As we become accustomed to working from home and/or the skeleton crews in our offices, many of us have adjusted our definition of what it means to connect with colleagues and keep a seat at the table to have our voices heard on important data measures. Many of us have adjusted our production efforts and how we manage our time, however, some colleagues have mixed feelings on this topic. There are those who say they are more productive, while others have challenges due to kids being home, back-to-back conference calls, and pets wanting more attention than usual. As we have settled into our new normal, it’s important to take a look at how others are continuing to keep up best practices and offer solutions for those whose primary role is working with data. eAIR sat down virtually with Eric Atchison, Vice President for Strategic Research, Arkansas State University System, to find out how he and his colleagues in data roles are staying productive during this unprecedented time.
eAIR: How are you working efficiently and effectively with other departments—specifically, how do you get a virtual “seat” at the table on important data topics affecting IR/IE roles like the CARES Act?
With virtual meetings becoming the norm for so many, I’ve found it important to learn how to be an active participant as well as a thoughtful organizer. My role at the system office has me serving in both roles multiple times a day. Here are some tips I’ve found to effectively and efficiently contribute to or lead virtual meetings:
Active participation: While it may feel like we are in meetings that we normally wouldn’t be in, it’s important to recognize our contributions. Currently a big topic we’re facing is how to allocate CARES Act relief funds to students and I can’t think of a better resource than an IR colleague with their skills in running various outcomes scenarios with the financial aid and finance offices. Being an active participant sometimes involves asking the questions that may need to be asked but rarely are, such as “What do we need to move forward on this?” or “How can I help organize a team to get us through this phase?"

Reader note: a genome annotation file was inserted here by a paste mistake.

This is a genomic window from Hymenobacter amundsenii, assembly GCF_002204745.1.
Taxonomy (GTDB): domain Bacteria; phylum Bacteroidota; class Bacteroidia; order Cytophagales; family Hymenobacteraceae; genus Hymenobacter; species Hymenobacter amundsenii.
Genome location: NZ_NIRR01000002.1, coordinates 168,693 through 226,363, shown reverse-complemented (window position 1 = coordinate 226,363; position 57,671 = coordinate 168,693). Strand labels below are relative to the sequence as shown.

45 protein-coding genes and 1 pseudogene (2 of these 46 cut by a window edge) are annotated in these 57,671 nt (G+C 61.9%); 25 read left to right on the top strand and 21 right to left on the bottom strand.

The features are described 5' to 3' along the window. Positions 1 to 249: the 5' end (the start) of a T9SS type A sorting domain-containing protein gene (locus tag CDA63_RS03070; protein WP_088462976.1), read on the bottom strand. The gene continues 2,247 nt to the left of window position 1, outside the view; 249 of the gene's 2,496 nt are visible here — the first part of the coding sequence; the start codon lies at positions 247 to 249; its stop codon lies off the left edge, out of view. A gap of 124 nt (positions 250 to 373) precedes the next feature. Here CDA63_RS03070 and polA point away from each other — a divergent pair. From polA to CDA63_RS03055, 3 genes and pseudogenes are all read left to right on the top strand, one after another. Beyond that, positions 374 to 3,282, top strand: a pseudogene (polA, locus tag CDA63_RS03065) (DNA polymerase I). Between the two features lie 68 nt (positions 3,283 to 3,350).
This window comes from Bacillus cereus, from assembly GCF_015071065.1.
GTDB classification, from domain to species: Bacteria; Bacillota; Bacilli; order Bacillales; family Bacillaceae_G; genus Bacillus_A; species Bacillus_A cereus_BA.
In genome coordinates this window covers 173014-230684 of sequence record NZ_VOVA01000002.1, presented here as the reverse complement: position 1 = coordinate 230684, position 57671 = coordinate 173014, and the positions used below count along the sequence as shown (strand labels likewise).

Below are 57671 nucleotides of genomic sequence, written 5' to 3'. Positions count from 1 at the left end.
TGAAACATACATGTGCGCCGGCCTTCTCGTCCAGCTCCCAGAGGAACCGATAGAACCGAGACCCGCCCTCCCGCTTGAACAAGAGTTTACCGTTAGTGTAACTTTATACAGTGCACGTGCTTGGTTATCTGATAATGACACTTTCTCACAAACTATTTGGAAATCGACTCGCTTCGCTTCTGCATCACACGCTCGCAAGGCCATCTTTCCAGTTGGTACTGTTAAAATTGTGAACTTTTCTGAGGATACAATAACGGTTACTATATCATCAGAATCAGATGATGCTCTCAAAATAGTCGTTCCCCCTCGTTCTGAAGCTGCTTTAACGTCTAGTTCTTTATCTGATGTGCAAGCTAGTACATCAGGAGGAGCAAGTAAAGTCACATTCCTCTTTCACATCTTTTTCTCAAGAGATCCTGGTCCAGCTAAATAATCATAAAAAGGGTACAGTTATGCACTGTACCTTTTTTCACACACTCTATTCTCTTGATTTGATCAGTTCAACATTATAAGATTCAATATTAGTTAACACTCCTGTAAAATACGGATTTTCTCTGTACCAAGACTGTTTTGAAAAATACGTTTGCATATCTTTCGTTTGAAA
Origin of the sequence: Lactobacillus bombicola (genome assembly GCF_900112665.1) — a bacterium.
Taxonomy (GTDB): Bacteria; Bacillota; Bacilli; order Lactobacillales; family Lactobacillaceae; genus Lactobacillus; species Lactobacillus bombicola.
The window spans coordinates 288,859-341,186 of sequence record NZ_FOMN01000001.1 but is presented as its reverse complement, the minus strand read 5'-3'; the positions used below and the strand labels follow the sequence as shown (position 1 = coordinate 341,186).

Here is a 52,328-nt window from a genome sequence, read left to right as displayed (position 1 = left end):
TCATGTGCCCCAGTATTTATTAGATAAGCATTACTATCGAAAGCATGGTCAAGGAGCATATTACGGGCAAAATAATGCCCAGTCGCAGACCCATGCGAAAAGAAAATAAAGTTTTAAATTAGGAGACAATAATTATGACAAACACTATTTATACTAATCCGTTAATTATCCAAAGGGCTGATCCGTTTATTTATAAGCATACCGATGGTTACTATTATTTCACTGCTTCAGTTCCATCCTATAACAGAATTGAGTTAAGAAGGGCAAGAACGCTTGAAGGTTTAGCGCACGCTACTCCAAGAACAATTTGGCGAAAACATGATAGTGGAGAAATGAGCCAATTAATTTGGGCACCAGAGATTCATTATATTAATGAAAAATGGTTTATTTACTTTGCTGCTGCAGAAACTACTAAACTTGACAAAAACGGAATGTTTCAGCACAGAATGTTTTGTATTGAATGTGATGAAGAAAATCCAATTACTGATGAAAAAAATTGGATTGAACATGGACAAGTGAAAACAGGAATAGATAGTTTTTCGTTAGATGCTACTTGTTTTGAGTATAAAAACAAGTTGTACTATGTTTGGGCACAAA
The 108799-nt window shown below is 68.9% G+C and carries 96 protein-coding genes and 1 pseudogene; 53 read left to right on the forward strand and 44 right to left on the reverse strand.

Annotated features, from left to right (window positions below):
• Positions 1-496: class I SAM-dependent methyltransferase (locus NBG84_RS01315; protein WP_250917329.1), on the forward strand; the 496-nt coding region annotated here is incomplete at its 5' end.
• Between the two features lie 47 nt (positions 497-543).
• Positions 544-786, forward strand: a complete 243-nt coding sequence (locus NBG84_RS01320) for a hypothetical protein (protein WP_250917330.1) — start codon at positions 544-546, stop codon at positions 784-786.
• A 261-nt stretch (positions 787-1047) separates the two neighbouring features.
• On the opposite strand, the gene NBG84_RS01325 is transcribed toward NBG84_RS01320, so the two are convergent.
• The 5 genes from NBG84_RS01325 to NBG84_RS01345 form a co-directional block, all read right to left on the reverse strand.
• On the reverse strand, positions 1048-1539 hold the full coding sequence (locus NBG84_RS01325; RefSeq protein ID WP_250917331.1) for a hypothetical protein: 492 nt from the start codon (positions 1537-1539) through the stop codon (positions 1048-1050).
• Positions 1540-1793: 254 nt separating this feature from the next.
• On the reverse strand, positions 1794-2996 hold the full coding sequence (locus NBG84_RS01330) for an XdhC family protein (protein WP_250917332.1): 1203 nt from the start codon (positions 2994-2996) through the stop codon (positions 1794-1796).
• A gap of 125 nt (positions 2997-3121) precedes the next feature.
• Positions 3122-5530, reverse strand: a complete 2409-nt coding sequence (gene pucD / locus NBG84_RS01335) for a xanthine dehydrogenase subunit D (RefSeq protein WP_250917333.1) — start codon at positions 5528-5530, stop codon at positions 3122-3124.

Thoughtful leading: Provide a summary or agenda ahead of time to prepare the audience. At the onset, let everyone in the meeting know that you’re going to go down the list of participants to get their feedback. This helps them prepare comments as the meeting moves forward and also gives everyone a chance to contribute equally. I typically have a Word document on one half of my screen where I’m taking notes during the meeting. This helps everyone agree to the outcomes and next steps and it’s very easy to send it to the group afterward.
Determining meeting preferences: When I’m going to meet a colleague in a one-on-one setting, I ask if they would prefer a phone call or a video-enabled discussion. I think this helps people feel more comfortable in a one-on-one situation. I know there are days when I am exhausted from video meetings.
eAIR: How do you stay connected? Are you using the new AIR Hub to stay connected via discussion topics?